What are you reading?
“I’ve read two books lately that my wife turned me on to: The Glass Castle, by Jeannette Walls, and Half-Broke Horses, which is also by Walls. The Glass Castle is a memoir about her life growing up; she started out in Arizona — which is also where my wife grew up — with a pretty dysfunctional family. She ends up as a famous TV interviewer for NBC or something — I don’t watch TV, so I don’t remember that part. The mom and dad were just wild characters.”
Give me an example.
“In the opening scene, she’s three years old, and she’s making her own lunch, cooking hot dogs on the stove. She’s wearing a tutu, and she got caught on fire. Her mother was the kind of person to let her three-year-old daughter do that. And it just goes on from there.”
Were the parents drunks?
“Yeah, there’s drinking, and there are family issues.”
Is Walls working out her troubles by sharing her story?
“It’s a story of how she just overcame. She was never bitter against her parents. She never accuses them. It’s all just matter-of-fact. They were basically homeless when she was in high school. After lunch, she had to rummage through the trash. It’s like that all the way through her childhood. Later on, as she got older, she started maybe seeing why there were problems.”
How did it leave you?
“It was inspiring. Just seeing how you can have circumstances come your way and handle them. It made me think about being a parent and seeing how things... seeing what I would do differently than they did.”
Excerpt from The Glass Castle: “I lived in a world that at any moment could erupt into fire. It was the sort of knowledge that kept you on your toes.”
What about Half-Broke Horses?
“Her mother grew up on a ranch in the ‘30s and ‘40s, out in the middle of nowhere in Arizona. Walls wanted to write a book about that, but her mother said, ‘You ought to write about my mother.’ So the book takes place around 1900. It’s a biography, but she calls it a true-life novel. The grandmother had the same kind of situation. She was pretty much on her own, and she kind of raised her brother and sister more than the parents did. She went on to become a teacher, and she loved to fly airplanes, and she worked on this ranch.”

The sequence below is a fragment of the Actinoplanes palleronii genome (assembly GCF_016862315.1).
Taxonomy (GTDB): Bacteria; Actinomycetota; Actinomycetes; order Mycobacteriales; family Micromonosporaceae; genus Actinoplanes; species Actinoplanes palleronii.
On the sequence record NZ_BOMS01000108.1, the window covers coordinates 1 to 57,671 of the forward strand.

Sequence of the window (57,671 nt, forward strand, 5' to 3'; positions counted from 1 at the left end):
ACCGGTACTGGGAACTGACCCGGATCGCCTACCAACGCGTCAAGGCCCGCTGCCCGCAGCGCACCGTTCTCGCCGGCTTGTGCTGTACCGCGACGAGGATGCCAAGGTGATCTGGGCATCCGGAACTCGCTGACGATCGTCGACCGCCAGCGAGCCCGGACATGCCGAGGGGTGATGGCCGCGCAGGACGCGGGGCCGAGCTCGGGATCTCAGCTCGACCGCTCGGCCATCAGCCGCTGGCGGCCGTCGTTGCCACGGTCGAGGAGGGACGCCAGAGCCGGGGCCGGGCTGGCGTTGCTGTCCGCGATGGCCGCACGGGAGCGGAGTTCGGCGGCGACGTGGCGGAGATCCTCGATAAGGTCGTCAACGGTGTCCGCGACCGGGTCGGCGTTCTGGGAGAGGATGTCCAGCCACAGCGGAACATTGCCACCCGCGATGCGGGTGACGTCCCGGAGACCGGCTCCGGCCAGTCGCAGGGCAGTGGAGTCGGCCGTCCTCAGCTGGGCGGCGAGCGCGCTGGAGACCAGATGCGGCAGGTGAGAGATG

Does learning about the grandmother give Walls insight?
Tell me about the writing.
“It’s very descriptive — you’re with them. But it’s never a boring amount of detail. The books always start with a significant scene, and Half-Broke Horses starts with a scene where they’re living in West Texas and she’s a little girl, and there’s a big flood. She saves her brother and sister by climbing this tree. You get the real sense that you were in that storm; you feel the storm coming, and then this flood comes. That kind of thing.”
Do you read any magazines or newspapers?
“I read the L.A. Times every day, mostly online.
How many articles?
“Three or four.”
Do you read them to the end?
“No, not anymore. I used to, though.”
Why did you stop?
“On the computer, it’s not the same. In the old days, you would wake up every morning before work, and you had the paper, and it was... I feel like back 10, 20 years ago — I don’t know if this is true, but I felt like I was getting more of a story, a real, true story. Now, I don’t know.”
Name: BOB ROSENCRANS | Age: 52 | Occupation: MUSICIAN/STAY-AT-HOME DAD
Neighborhood: SAN CARLOS | Where interviewed: SAN CARLOS REC CENTER